In an article by Bobby Owsinski about his favorite EQ he mentions that he uses a Massive Passive on vocals. He said "This is my go-to plugin for vocals. It can add sparkle and heft to a vocal done even on an SM58 in a way that few others can. It's perfect for carving out space in the mix for a track." Using the Massive Passive on vocals seems a little overkill to me, but Bobby knows what he's doing so I'll certainly have to give this a try.
An Ozone fan on Gearslutz.com nominated Ozone the best vocal channel strip for some type of award or another. Honestly I don't recall, but yes! That's a great idea!
Instead of trying get a great sound with five different plugins I'm going to start using Ozone on vocals in my mixes. It has it all - eq, reverb, compressor, limiter, exciter, imaging, etc. Makes sense to me.
It's so simple (meaning complete) it just might work!
But what do you think? I'd love to hear your tips and tricks on using Ozone in your mixes.
If you have a special way you use Ozone please leave it a comment in the box below.
We all know to push the elements in the chorus, right? It's kind of a no-brainer. When mixing we usually bump the lead vocal or whatever instrument is the main melody of the chorus to separate it from the rest of the track and establish the hook. This is mixing 101. Well, Mr. Rubin has gone one better...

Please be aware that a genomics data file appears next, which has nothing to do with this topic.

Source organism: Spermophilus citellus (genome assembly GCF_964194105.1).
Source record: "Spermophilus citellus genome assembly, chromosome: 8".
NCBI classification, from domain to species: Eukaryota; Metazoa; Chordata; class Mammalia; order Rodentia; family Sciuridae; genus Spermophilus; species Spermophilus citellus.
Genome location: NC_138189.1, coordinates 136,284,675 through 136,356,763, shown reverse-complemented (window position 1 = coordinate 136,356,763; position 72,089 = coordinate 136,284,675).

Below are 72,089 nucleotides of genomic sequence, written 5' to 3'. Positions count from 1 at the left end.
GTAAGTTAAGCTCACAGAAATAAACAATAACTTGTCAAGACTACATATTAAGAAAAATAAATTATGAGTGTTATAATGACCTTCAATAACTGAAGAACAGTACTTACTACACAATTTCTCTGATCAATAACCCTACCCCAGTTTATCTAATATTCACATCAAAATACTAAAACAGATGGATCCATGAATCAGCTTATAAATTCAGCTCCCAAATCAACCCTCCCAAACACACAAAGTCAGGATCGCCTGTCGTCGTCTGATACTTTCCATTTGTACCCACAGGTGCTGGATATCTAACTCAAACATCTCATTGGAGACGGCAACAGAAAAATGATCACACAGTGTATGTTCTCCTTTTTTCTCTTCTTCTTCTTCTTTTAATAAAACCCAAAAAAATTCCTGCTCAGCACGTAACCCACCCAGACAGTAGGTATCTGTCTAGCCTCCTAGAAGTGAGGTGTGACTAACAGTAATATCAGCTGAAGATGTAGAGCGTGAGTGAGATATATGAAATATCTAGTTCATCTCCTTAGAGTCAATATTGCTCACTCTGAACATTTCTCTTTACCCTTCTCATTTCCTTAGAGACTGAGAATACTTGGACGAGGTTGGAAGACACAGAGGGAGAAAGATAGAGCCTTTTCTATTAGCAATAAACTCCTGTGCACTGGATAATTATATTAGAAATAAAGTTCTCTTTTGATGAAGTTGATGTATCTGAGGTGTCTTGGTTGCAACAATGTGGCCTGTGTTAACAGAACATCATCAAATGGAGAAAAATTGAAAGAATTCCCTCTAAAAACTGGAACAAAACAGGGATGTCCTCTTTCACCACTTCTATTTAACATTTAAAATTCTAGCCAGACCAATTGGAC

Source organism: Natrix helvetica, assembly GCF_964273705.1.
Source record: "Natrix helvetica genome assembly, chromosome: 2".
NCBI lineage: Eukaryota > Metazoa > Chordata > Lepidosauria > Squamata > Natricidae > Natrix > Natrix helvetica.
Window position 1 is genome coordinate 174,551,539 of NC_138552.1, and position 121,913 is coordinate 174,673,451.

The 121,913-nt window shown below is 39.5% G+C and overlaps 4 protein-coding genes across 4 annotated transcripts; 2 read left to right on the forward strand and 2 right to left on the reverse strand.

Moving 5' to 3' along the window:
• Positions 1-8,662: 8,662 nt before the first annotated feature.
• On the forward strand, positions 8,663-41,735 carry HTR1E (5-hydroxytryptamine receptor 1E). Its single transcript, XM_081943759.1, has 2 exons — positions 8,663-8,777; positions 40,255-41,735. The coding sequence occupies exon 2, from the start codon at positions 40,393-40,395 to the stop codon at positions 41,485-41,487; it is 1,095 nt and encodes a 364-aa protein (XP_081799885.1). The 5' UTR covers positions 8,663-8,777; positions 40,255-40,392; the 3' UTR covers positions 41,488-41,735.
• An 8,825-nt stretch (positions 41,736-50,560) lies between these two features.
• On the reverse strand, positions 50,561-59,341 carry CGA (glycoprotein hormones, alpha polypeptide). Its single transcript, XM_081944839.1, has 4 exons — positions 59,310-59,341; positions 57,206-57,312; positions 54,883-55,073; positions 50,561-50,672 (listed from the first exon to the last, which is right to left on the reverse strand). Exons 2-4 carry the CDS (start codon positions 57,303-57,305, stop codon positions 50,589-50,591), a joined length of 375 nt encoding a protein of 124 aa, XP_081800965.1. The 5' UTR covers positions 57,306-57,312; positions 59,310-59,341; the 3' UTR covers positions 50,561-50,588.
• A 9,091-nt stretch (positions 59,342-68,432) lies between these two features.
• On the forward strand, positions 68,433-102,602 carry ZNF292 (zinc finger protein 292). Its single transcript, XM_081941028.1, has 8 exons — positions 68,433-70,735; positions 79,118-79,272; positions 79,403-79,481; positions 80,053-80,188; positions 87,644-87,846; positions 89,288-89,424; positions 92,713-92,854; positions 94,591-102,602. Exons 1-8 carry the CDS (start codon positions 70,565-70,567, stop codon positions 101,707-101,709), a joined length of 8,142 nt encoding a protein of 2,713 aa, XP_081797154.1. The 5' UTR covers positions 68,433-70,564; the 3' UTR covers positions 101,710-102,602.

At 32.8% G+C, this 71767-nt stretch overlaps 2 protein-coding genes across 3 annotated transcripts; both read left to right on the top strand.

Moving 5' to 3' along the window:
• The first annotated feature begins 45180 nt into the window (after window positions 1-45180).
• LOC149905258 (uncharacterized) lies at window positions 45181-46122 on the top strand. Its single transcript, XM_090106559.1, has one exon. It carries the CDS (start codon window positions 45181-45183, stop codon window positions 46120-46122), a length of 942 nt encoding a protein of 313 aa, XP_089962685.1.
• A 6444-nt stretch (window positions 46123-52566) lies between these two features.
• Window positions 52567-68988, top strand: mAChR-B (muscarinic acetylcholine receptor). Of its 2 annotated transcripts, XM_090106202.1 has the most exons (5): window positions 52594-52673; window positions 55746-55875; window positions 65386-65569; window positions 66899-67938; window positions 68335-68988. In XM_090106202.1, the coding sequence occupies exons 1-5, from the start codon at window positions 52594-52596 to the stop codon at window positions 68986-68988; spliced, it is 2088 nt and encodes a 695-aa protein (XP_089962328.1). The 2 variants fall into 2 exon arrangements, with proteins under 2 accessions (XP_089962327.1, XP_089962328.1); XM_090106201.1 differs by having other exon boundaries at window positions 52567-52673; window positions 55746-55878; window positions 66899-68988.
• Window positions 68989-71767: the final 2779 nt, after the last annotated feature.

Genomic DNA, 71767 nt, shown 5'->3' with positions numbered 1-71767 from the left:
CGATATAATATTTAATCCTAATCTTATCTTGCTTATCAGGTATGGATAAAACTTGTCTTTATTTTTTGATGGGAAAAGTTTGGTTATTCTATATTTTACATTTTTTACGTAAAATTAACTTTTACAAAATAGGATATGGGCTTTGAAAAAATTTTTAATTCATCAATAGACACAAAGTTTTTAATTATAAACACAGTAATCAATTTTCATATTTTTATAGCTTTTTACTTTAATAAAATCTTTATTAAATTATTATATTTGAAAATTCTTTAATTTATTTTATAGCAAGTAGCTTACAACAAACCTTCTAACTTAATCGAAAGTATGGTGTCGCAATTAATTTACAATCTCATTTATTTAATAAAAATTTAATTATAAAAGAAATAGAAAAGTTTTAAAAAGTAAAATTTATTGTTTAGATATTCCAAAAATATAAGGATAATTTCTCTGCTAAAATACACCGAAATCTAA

The chorus is the money part of a song. Without a good hook in the chorus the listener won't be inclined to stick around so now your "hit" song will be just another song that they skip. Rick has a little trick up his sleeve that helps push the chorus even further.... He bumps the master fader!
Yep, he performs the ultimate no-no while mixing - touching the master fader. I was taught that the master fader is the last bastian of output from the console to the mix down medium. It needs to be set at zero and not touched - at all! As it happens, Rick Rubin doesn't pay attention to the rules of recording and has this little trick up his sleeve.
"When the chorus starts push the level on the master fader from +1.5 db to about +2.0 db and then bring it back down the for the next part."
Genius! Why is it that the simplest of changes to the norm produce such magnificent results? I ask because I tried this recently on a song I was mixing and it made a HUGE difference. The key is to leave enough headroom so that you feel the energy in the song, but don't hear more distortion in the mix.
If you do this with your mix already being slammed up to 0.0db your mastering engineer will not be happy with you at all. He may even consider you a hack. And no mix engineer wants that now, do they?